Phosphene perceptions and safety of chronic visual cortex stimulation in a blind subject

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Stimulation of primary visual cortices has the potential to restore some degree of vision to blind individuals. Developing safe and reliable visual cortical prostheses requires assessment of the long-term stability, feasibility, and safety of generating stimulation-evoked perceptions.

A NeuroPace responsive neurostimulation system was implanted in a blind individual with an 8-year history of bare light perception, and stimulation-evoked phosphenes were evaluated over 19 months (41 test sessions). Electrical stimulation was delivered via two four-contact subdural electrode strips implanted over the right medial occipital cortex. Current and charge thresholds for eliciting visual perception (phosphenes) were measured, as were the shape, size, location, and intensity of the phosphenes. Adverse events were also assessed.

Stimulation of all contacts resulted in phosphene perception. Phosphenes appeared completely or partially in the left hemifield. Stimulation of the electrodes below the calcarine sulcus elicited phosphenes in the superior hemifield and vice versa. Changing the stimulation parameters of frequency, pulse width, and burst duration affected current thresholds for eliciting phosphenes, and increasing the amplitude or frequency of stimulation resulted in brighter perceptions. While stimulation thresholds decreased between an average of 5% and 12% after 19 months, spatial mapping of phosphenes remained consistent over time. Although no serious adverse events were observed, the subject experienced mild headaches and dizziness in three instances, symptoms that did not persist for more than a few hours and for which no clinical intervention was required.

Using an off-the-shelf neurostimulator, the authors were able to reliably generate phosphenes in different areas of the visual field over 19 months with no serious adverse events, providing preliminary proof of feasibility and safety to proceed with visual epicortical prosthetic clinical trials. Moreover, they systematically explored the relationship between stimulation parameters and phosphene thresholds and discovered the direct relation of perception thresholds based on primary visual cortex (V1) neuronal population excitation thresholds.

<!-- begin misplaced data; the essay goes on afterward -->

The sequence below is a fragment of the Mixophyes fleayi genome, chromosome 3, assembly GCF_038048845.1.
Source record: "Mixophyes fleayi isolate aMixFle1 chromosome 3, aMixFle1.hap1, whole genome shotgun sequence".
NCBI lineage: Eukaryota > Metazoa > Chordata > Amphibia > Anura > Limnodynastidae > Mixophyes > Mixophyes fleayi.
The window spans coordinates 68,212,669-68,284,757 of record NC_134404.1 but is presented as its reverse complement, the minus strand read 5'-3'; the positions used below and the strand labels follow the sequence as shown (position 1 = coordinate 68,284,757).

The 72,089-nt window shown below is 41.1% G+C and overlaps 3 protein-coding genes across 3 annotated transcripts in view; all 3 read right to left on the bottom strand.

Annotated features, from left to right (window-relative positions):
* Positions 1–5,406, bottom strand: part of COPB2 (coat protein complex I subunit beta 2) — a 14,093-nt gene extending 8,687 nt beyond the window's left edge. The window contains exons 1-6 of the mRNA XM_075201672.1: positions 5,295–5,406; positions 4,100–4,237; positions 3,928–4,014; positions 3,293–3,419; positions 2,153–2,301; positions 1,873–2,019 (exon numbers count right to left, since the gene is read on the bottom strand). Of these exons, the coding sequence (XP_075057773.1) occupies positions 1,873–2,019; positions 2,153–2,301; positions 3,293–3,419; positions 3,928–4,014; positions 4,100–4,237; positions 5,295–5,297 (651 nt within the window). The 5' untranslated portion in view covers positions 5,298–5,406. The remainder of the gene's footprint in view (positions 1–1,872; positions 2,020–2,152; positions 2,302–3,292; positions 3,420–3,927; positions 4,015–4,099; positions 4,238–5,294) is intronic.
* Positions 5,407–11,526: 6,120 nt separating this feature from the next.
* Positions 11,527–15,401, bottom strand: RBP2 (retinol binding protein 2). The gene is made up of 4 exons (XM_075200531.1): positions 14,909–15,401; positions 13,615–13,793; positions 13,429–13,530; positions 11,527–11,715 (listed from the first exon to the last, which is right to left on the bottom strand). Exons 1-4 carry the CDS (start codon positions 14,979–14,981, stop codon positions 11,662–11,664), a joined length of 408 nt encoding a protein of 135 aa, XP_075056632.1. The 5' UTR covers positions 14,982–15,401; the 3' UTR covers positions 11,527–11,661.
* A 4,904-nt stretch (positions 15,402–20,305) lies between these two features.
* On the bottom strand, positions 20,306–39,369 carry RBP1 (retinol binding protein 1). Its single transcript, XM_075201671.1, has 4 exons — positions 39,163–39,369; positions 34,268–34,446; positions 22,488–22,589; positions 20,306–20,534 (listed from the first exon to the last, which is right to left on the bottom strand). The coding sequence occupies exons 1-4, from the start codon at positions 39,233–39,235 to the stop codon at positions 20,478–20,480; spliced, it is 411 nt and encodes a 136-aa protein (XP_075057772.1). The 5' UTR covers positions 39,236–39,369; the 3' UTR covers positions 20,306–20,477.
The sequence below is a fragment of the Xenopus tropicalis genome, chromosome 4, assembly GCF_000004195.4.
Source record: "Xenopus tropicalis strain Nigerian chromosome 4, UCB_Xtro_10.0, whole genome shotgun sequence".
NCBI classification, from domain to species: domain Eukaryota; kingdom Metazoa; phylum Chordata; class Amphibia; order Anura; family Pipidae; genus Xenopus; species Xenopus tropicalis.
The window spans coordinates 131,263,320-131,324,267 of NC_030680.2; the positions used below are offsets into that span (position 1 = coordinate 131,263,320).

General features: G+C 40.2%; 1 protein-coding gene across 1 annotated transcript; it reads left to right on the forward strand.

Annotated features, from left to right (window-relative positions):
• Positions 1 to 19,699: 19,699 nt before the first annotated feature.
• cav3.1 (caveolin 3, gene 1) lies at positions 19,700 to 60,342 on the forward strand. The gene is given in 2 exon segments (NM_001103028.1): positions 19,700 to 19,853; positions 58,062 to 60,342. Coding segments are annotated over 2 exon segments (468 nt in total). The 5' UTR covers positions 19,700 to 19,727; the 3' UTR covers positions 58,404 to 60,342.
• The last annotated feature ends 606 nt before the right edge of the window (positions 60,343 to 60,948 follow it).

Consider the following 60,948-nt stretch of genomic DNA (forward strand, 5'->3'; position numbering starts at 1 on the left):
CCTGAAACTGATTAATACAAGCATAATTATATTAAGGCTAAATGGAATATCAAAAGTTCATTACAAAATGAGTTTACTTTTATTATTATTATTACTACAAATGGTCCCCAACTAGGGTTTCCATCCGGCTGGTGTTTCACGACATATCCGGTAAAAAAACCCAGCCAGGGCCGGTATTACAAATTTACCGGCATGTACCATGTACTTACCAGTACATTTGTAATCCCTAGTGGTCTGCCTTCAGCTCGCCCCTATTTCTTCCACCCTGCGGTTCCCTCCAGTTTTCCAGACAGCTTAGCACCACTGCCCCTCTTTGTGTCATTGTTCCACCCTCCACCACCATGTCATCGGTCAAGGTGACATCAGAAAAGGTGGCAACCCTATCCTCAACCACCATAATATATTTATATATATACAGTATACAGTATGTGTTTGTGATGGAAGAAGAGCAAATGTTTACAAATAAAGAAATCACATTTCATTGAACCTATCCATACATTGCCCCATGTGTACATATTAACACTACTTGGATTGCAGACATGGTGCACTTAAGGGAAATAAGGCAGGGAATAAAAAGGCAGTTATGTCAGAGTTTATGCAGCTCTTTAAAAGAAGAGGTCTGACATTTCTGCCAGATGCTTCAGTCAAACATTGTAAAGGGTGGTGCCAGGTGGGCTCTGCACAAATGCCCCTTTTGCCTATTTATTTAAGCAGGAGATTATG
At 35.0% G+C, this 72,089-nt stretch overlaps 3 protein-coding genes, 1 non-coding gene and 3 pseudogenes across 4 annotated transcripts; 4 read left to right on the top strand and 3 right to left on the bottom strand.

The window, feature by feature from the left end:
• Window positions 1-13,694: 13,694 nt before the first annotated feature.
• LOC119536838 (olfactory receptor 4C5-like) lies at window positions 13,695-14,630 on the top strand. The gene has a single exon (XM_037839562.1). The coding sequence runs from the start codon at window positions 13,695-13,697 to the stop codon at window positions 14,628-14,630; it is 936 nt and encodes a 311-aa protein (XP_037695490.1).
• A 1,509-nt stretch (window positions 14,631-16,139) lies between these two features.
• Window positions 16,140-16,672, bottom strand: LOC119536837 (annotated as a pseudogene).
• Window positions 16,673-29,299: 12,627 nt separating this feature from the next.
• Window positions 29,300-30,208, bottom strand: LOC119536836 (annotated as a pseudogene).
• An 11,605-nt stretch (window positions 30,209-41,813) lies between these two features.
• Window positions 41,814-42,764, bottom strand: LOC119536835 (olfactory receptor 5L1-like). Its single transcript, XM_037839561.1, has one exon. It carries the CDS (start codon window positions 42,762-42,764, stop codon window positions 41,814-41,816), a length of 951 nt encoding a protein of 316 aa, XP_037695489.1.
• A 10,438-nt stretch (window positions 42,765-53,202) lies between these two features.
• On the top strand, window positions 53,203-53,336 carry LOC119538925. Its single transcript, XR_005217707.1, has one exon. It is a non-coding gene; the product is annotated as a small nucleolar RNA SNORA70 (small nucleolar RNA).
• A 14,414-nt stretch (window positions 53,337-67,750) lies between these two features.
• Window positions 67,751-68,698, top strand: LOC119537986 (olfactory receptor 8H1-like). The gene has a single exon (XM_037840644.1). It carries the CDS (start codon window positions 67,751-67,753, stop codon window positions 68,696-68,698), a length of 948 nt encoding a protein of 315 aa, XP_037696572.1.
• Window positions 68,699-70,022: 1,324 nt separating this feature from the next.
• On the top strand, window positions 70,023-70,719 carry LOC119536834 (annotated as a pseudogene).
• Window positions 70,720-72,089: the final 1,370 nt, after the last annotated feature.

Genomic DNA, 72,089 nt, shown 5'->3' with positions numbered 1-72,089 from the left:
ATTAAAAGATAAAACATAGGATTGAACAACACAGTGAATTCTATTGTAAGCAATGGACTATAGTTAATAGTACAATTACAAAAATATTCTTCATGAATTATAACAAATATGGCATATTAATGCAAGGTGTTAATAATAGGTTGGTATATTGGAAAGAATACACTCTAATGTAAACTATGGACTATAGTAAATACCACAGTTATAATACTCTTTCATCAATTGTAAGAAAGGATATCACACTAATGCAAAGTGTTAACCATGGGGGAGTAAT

ABBREVIATIONS ECoG = electrocorticographic; FOV = field of view; PW = pulse width; RNS = responsive neurostimulation system; V1 = primary visual cortex.

Article Information

Correspondence Nader Pouratian, University of California, Los Angeles, CA. npouratian@mednet.ucla.edu.

INCLUDE WHEN CITING Published online May 31, 2019; DOI: 10.3171/2019.3.JNS182774.

Disclosures Dr. Patel has ownership in and works for Second Sight Medical Products Inc. Dr. Dorn works for, owns stock in, and holds a patent with Second Sight Medical Products Inc. Dr. Greenberg works for and owns stock in Second Sight Medical Products Inc. Dr. Pouratian is a consultant for Second Sight Medical Products Inc. This work was supported by an industry grant from Second Sight Medical Products Inc., which covered the cost of the device, the surgical implant, and personnel.

© AANS, except where prohibited by US copyright law.